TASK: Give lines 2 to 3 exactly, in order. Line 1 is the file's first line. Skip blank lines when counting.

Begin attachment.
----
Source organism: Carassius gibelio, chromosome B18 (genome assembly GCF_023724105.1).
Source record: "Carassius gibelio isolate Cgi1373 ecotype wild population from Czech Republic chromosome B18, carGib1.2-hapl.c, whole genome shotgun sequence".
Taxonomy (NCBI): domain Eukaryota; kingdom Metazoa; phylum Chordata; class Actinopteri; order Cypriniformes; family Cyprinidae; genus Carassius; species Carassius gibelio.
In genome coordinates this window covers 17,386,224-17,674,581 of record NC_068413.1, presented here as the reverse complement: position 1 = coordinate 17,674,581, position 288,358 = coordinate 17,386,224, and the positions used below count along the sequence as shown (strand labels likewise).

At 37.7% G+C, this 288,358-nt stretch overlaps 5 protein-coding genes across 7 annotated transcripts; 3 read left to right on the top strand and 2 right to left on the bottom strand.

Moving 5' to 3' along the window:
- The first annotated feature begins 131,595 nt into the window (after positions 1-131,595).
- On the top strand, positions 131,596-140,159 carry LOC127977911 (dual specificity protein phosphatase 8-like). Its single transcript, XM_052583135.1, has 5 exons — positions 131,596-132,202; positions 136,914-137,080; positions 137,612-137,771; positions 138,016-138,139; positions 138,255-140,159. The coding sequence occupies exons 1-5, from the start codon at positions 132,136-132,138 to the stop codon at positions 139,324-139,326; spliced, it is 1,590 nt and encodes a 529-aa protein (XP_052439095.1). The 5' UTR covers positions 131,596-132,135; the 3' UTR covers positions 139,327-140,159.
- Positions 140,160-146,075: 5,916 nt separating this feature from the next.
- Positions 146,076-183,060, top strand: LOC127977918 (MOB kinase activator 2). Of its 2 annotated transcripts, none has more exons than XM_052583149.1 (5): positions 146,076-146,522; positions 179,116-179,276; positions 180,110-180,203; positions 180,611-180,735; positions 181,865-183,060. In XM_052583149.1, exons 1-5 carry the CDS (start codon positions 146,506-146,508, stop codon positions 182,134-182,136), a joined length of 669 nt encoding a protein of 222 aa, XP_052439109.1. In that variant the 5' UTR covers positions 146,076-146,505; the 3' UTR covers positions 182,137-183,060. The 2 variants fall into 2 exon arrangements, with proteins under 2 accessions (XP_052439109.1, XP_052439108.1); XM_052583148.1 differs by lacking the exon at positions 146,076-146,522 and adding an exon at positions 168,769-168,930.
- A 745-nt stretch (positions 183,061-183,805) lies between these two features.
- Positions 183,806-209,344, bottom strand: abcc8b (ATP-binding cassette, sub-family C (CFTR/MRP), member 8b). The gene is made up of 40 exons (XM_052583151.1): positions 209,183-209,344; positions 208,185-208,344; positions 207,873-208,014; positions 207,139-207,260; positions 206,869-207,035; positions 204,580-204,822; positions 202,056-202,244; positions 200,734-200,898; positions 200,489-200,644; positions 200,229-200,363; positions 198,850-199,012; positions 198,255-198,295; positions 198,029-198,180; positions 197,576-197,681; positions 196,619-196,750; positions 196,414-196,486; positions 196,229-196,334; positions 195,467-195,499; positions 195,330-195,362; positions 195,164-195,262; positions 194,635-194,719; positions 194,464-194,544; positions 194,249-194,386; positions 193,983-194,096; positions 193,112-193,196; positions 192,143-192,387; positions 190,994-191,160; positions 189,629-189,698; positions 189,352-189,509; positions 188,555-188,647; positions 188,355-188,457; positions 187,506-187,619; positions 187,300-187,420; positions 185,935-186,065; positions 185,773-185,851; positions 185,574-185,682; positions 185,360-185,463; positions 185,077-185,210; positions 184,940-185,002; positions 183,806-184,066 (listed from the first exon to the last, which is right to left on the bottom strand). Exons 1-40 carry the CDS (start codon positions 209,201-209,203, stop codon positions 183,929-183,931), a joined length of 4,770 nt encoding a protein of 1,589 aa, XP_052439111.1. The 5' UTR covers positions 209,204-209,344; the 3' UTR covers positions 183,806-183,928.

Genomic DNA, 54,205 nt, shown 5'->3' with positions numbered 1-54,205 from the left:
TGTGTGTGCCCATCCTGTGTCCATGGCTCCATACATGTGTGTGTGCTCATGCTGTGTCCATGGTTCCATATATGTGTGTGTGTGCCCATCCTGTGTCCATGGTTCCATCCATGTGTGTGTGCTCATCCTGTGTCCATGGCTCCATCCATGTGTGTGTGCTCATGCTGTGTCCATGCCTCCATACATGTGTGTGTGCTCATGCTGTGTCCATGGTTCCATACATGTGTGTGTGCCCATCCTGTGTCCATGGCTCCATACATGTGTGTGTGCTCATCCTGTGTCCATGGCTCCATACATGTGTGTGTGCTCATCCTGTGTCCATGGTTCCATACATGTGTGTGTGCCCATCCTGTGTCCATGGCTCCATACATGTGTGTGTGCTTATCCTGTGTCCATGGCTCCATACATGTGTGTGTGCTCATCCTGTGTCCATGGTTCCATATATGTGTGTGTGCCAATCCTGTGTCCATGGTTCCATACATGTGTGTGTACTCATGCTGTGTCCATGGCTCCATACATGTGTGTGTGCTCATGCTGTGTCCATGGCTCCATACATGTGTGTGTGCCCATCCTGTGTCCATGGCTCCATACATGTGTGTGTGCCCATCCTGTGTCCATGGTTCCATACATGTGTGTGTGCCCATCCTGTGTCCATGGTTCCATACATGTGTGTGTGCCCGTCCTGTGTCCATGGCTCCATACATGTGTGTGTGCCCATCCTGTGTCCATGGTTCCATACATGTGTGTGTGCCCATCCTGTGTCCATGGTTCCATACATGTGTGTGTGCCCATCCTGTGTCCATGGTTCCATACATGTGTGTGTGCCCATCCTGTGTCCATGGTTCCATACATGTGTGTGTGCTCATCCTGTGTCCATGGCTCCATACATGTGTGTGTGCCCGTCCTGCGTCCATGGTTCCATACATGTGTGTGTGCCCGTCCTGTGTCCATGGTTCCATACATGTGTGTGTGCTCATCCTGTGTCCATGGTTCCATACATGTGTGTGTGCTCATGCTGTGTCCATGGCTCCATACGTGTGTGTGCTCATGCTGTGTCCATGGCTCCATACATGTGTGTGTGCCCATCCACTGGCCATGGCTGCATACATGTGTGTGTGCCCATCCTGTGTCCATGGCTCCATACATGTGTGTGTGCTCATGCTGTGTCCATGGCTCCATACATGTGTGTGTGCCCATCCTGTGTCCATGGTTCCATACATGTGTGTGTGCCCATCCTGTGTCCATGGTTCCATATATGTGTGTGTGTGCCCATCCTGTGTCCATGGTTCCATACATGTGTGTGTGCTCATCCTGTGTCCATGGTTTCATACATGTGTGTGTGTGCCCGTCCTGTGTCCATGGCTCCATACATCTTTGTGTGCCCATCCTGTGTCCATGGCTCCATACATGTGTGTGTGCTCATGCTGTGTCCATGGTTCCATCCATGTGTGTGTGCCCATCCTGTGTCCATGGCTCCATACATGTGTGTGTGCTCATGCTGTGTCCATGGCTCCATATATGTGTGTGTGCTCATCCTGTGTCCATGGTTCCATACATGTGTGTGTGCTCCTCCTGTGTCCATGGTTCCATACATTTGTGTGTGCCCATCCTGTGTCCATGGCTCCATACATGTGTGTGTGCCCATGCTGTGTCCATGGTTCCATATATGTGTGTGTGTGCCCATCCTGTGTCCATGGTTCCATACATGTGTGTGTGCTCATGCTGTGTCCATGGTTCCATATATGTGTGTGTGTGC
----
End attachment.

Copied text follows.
Source record: "Carassius gibelio isolate Cgi1373 ecotype wild population from Czech Republic chromosome B18, carGib1.2-hapl.c, whole genome shotgun sequence".
Taxonomy (NCBI): domain Eukaryota; kingdom Metazoa; phylum Chordata; class Actinopteri; order Cypriniformes; family Cyprinidae; genus Carassius; species Carassius gibelio.